Risky Reserves

Billions of dollars are being spent around the world on adapting our cities to climate change. Unfortunately, most of the planning to this point does not include the specific intention of making space for biodiversity. This is a lost opportunity for conservation and the resilience of our cities. There is now considerable evidence of the many values of bringing biodiversity into our urban spaces, as well as the creation of many strategies on how it might be achieved. Pictured above is one depiction of how biodiversity might be incorporated around the urban development at Fisherman’s Bend near Melbourne. It’s part of the work being done by researchers at RMIT under the theme of Biodiversity Sensitive Urban Design. See https://iconscience.org/biodiversity-sensitive-urban-design/ for details.

Injecting biodiversity into city spaces

Cities planning to adapt to climate change should take biodiversity along for the ride Key messages: Cities are investing billions of dollars in climate change adaptation We analysed 80 city climate-adaptation plans and found that urban greening plays a key role in most adaptation strategies. This represents an enormous opportunity for biodiversity conservation. Unfortunately, our […]

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The ocean realm is fundamentally a three dimensional space.
Conservation planning in such conditions is more efficient when features
and threats can be stratified with depth. (Photo by Thomas Vignaud)

Taking spatial conservation to the next dimension

Adventures in 3D Key messages: Conservation features often vary with depth in the ocean realm 3D systematic spatial conservation planning has the potential to deal with this variation We demonstrated that a 3D approach to conservation planning in the Mediterranean Sea has the potential to generate more efficient outcomes than the traditional 2D approach Spatial […]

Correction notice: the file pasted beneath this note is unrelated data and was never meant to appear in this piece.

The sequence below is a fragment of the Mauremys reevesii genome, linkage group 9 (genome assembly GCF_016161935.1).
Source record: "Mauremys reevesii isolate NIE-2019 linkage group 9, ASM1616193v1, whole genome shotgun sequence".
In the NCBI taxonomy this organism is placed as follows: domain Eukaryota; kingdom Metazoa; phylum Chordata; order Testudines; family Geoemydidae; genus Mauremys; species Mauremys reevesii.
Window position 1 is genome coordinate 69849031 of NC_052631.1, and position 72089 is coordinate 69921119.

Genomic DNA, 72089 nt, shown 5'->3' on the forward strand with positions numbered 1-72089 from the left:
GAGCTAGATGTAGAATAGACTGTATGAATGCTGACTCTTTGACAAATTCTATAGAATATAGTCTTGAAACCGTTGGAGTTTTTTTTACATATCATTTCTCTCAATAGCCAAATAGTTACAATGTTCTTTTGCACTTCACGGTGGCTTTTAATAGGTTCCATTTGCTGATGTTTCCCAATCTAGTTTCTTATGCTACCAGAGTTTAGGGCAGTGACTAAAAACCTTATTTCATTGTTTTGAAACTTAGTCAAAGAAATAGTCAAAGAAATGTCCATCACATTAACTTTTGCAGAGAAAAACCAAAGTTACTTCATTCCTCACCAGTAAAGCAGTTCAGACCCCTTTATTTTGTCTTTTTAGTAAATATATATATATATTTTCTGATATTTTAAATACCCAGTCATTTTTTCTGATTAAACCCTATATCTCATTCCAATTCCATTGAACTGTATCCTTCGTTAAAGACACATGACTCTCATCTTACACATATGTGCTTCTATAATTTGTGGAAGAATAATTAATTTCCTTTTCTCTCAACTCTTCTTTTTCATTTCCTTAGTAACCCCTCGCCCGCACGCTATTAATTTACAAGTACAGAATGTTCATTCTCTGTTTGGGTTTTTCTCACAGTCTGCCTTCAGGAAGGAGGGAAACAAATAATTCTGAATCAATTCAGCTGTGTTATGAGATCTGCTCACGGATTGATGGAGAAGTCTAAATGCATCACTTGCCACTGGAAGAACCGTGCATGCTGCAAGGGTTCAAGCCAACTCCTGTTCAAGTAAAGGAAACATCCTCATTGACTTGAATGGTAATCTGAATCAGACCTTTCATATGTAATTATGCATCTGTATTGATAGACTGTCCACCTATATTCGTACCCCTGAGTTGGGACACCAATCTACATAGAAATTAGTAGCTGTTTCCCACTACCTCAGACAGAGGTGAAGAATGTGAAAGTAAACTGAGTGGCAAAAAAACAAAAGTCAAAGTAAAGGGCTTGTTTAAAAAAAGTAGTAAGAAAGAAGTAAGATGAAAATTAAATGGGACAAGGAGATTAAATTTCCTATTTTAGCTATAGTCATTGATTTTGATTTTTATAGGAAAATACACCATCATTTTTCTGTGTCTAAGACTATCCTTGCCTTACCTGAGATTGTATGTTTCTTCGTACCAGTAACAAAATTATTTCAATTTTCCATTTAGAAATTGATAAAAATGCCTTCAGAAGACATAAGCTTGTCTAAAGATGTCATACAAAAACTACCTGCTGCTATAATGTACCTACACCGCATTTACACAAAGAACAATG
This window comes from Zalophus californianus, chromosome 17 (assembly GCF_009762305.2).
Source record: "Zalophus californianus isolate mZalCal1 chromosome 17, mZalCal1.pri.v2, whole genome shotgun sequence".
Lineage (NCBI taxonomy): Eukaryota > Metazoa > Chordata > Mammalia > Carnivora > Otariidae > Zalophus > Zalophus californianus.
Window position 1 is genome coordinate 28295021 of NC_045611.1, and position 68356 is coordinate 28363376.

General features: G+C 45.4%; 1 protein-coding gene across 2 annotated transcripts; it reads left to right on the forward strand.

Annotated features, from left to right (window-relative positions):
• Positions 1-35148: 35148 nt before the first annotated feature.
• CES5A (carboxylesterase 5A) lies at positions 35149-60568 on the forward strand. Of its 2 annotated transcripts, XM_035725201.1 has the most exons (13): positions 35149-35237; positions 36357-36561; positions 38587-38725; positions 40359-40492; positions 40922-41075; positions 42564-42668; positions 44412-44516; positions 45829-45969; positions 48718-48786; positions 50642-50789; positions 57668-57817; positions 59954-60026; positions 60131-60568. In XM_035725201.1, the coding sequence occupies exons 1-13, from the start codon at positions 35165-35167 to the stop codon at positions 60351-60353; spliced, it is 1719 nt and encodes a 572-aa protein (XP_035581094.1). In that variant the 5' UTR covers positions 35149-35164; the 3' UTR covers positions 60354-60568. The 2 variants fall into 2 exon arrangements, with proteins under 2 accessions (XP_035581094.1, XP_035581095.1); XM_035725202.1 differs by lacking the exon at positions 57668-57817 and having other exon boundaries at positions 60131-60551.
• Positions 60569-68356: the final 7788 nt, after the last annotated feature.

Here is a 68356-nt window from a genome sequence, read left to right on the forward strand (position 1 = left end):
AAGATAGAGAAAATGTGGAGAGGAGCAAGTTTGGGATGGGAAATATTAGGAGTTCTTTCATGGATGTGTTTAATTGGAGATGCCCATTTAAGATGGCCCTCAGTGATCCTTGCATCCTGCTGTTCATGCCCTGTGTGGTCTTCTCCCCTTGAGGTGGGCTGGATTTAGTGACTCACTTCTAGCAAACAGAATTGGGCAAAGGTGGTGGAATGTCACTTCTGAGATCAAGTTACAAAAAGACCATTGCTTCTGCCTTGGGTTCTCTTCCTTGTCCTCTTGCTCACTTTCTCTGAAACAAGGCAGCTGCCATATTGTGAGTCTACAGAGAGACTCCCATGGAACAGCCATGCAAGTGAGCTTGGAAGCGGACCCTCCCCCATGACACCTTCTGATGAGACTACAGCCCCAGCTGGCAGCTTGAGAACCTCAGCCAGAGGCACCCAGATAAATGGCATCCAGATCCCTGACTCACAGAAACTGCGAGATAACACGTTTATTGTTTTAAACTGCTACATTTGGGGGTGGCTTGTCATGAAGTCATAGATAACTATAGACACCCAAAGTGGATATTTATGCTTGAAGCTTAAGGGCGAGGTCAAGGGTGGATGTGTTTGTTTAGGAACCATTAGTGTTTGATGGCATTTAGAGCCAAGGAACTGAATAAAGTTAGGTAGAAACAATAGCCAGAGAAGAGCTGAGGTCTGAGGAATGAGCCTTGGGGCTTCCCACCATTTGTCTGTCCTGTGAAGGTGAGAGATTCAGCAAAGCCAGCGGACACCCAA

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Using range maps to plan protected areas

Trade-offs in the use of species distribution maps for protected area planning Key messages: Planning for new protected areas using range maps can lead to overestimating the level of protection, due to commission errors The adoption of a coarse analytical resolution can slightly mitigate this effect but leads to inefficient planning Intermediate resolutions are the […]

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Students and teachers in the Marxan training course run at Brazil’s
Mato Grosso do Sul Federal University in 2015. Morena Mills, Jennifer
McGowan and Gustavo Almada each have their intitials over their heads.
Special mention also should be made of Prof Reinaldo Lourival (RL). He’s
an experienced Marxan user and helped realise the Marxan workshop.

Marxan plumbs new depths

Planning deep-sea protected areas around Brazilian oil fields Key messages: Marxan was used to explore options for deep-sea MPAs that are politically feasible and environmentally rigorous The process developed has application for other regions seeking to protect deep-sea biodiversity on and around deep-sea oil fields, mining prospects or fishing areas Since its inception, CEED has […]

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Floodwaters rising

Relating flooding to land-use in Indonesian Borneo Key messages: Flood events are widespread in Indonesian Borneo, and have large impacts on communities Two novel sources of information – village interviews and news archives – give new insights into where and when floods occur, and how they relate to the surrounding landscape Floods have large impacts […]

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Ecosystem services: an idea with enormous value